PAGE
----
- She notes that the U.S. could make up for shortfalls of Saudi crude from other suppliers, while state oil company Aramco's U.S. operations would be hurt.
- And to send the global price sharply higher, the Saudis would need to cut exports overall, which she calls "very unlikely" for their own business reasons — including Asian relationships — and the effect on the Saudi stock exchange.
Yes, but: The White House faces its own constraints, despite bipartisan pressure on Trump to take action over Khashoggi.
The rift comes as the administration is reimposing sanctions against Iran that are driving their exports downward, and Trump wants more barrels on the market from elsewhere in OPEC.
- "If Saudi [Arabia] cut 1mbd out of the market right now, it could make Iran sanctions very, very expensive for the global economy," tweeted Sam Ori, executive director of the Energy Policy Institute at the University of Chicago.
- That dynamic will enter into the calculus as the president considers his choices now," noted Ori (whose tweets are his personal opinions).
Correction: This story has been corrected to specify that Sam Ori is the executive director of the Energy Policy Institute at the University of Chicago, not the head of it.
4. The power shift in four nations
Amy and Axios data visualization whiz Naema Ahmed have a nifty item that explores the changing electricity mix in four key nations.
One cool thing: On Axios.com, you can hover over the Denmark graphic to pull up the same info for any other country.
Why it matters: A United Nations scientific body just released a seminal report on how the world’s energy systems would have to be transformed to adequately address climate change.
The big picture: The world is still heavily dependent upon fossil fuels. It accounts for 81% of the world's energy consumption, a figure that hasn’t changed in 30 years. Evolving electricity mixes is one clear gauge of how countries are doing cutting their greenhouse gas emissions and using cleaner technologies.
Details: Four countries — United States, Japan, China and Denmark — illustrate the challenges different parts of the world have in greening their electricity mixes.
- The United States' emissions are at lows not seen in decades, thanks largely to cleaner-burning natural gas displacing the far dirtier coal, along with an increase in renewables.
- Japan showed what happens a lot of carbon-free electricity goes away. After the country shut down its nuclear plants in response to the 2011 Fukushima disaster, its dependence on fossil fuels — especially natural gas — increased.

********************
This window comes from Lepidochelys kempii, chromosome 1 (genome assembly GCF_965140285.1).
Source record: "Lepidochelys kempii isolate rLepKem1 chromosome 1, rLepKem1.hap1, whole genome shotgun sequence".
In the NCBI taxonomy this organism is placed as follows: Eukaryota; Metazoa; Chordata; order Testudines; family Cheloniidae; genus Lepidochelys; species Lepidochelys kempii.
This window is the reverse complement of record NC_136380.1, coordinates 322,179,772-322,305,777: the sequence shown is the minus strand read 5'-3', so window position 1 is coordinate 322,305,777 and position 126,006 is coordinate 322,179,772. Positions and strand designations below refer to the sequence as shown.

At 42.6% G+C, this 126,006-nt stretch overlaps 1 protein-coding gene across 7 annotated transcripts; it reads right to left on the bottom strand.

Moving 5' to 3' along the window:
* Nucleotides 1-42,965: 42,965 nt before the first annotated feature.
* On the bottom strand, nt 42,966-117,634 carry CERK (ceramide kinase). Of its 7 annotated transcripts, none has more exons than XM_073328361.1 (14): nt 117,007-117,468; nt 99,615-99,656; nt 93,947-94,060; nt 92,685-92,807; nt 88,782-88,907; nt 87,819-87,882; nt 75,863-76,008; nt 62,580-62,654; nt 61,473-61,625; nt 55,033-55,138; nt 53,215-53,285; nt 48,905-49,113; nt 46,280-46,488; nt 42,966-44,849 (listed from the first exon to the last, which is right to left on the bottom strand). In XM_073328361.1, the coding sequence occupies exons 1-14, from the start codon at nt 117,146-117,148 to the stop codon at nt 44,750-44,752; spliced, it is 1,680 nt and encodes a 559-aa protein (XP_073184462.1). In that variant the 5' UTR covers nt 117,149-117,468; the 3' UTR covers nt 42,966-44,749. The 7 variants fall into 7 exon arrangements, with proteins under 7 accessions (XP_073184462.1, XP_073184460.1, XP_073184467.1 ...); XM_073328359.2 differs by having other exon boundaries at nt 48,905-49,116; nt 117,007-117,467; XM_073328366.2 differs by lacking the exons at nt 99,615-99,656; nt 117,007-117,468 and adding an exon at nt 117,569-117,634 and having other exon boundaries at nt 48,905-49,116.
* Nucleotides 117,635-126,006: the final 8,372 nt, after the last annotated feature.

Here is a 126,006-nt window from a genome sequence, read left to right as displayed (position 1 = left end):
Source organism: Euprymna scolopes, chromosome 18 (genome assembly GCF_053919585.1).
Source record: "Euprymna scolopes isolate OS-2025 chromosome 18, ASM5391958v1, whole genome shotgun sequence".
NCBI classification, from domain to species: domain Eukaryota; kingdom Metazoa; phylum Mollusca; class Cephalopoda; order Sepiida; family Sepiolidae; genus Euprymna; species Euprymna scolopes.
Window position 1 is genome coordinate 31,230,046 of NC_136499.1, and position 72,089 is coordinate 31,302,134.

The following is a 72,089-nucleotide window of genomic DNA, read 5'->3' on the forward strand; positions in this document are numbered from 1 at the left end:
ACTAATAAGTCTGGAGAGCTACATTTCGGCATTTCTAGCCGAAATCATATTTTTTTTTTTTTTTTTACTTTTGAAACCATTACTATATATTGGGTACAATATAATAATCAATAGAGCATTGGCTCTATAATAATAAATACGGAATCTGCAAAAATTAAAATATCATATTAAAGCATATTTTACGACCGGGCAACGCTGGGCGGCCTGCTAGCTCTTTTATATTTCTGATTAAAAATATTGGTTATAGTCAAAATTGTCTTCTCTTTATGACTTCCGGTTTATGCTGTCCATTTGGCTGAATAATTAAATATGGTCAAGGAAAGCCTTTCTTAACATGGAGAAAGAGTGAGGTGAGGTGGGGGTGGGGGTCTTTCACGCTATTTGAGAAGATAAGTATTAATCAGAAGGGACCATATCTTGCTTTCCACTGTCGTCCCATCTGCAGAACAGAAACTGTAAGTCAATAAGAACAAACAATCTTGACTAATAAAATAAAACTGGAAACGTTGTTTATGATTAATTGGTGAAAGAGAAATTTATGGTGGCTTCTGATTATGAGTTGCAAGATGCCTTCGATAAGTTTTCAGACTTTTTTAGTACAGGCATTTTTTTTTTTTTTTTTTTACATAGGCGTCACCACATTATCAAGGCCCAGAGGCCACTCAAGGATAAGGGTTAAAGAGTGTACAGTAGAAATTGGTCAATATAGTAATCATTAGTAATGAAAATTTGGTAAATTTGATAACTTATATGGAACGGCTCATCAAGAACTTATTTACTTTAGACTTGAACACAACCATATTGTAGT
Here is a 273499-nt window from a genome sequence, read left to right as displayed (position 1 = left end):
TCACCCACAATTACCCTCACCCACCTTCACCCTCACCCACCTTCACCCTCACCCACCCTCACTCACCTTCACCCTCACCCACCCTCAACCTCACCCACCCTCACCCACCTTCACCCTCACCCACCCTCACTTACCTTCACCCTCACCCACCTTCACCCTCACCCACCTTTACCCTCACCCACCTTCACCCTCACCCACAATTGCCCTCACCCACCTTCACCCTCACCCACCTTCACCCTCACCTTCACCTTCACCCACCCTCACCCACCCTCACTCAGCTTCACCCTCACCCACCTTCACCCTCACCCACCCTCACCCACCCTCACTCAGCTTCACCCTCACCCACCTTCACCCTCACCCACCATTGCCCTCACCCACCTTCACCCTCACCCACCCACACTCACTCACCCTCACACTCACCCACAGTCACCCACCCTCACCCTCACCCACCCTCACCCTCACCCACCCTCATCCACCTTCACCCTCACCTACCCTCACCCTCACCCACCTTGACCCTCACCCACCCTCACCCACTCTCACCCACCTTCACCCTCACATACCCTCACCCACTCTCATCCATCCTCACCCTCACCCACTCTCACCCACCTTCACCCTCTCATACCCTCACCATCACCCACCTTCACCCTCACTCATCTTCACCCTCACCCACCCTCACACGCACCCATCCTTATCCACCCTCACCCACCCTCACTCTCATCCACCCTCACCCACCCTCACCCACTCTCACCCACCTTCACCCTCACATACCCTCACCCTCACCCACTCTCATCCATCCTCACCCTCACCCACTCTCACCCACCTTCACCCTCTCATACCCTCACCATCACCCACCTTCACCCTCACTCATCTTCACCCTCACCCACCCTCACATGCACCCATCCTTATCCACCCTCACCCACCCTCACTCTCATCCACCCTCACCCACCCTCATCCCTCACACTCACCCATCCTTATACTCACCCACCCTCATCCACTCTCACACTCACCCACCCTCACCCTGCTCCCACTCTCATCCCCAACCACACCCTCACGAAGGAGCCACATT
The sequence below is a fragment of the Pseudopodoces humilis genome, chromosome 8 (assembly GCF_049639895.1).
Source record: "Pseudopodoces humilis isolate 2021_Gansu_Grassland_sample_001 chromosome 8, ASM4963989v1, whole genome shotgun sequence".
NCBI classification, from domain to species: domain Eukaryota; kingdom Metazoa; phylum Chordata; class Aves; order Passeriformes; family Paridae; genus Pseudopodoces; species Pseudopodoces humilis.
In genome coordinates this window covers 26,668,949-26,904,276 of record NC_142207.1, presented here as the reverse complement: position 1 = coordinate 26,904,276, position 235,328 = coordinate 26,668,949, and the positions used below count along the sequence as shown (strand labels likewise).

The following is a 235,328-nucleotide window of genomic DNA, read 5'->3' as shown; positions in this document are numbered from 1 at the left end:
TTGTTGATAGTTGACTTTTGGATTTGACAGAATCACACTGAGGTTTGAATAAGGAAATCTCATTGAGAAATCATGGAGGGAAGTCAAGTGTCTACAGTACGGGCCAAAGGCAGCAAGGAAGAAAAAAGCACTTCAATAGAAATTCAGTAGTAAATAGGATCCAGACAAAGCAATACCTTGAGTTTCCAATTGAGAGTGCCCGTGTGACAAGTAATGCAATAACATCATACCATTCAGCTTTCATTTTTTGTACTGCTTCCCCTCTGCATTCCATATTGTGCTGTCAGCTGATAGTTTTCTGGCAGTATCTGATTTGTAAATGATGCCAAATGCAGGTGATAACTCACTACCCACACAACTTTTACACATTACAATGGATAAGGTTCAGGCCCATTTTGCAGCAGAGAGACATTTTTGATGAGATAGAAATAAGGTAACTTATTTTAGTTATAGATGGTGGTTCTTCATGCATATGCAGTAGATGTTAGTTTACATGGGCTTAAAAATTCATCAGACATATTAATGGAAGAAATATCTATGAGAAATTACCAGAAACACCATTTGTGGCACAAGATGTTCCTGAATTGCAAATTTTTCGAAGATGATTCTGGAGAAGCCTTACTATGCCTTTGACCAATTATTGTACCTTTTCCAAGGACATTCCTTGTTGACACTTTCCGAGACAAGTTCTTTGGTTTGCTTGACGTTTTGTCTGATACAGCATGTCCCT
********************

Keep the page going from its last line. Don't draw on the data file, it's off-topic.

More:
- China is ground zero for all things energy and climate change given its population sizes and energy appetite. Its dependence on coal is huge, yet it’s also leading in developing renewable energy.
- Denmark is a prime example of the potential for for wind energy, particularly offshore. The renewable energy provides nearly 50% of the country’s electricity, a huge growth just over the last couple of decades.
5. No, Trump didn't really pivot on climate Sunday
President Trump remains sharply at odds with scientists on global warming, even if he no longer thinks the whole thing is a big lie.
Driving the news: In his "60 Minutes" interview that aired last night, Trump said he did not think climate change was a "hoax," which is a clear break from his past use of the term.
- Trump then quickly said, "But I don't know that it's manmade."
That means he still flatly disagrees with the overwhelming consensus among scientists whose research shows that human-induced emissions have been the dominant cause of warming since the mid-20th century.
The bottom line: That ongoing rupture, and Trump's reiteration of his view that addressing climate will be an economic loser for the U.S., signals that a policy change isn't coming at the White House, which is scuttling a suite of Obama-era climate regulations and moving to abandon the Paris climate agreement.
6. Climate costs and energy transition
Axios' Felix Salmon looks at the financial stakes of climate change . . .
There's $500 trillion of wealth on planet Earth, give or take: Maybe $230 trillion in land and property, $200 trillion in debt and $70 trillion in equity.
The big picture: All of that wealth comes, ultimately, from the planet, and the climate. Specifically, it has come from a stable climate. William Nordhaus points out in his 2013 book "The Climate Casino" that “the last 7,000 years have been the most stable climatic period in more than 100,000 years.”
The last 7,000 years have also seen the rise of civilization and the creation of that $500 trillion in wealth. This is not a coincidence.
- Nordhaus won the Nobel Prize this week, in an announcement that coincided with the release of a hugely important UN Intergovernmental Panel on Climate Change report on what will happen to the world when it gets 1.5°C, or 2.7°F, warmer than preindustrial levels.
The bottom line: The report puts the cost of a 1.5°C increase at $54 trillion, in today's money. That number comes from research that also says that a 2.0°C increase will cause $69 trillion of damage, and a 3.7°C increase will cause a stunning $551 trillion in damage.
- $551 trillion is more than all the wealth currently existing in the world, which gives an indication of just how much richer humanity could become if we don't first destroy our planet.
Go deeper: Felix has much more in the Axios stream.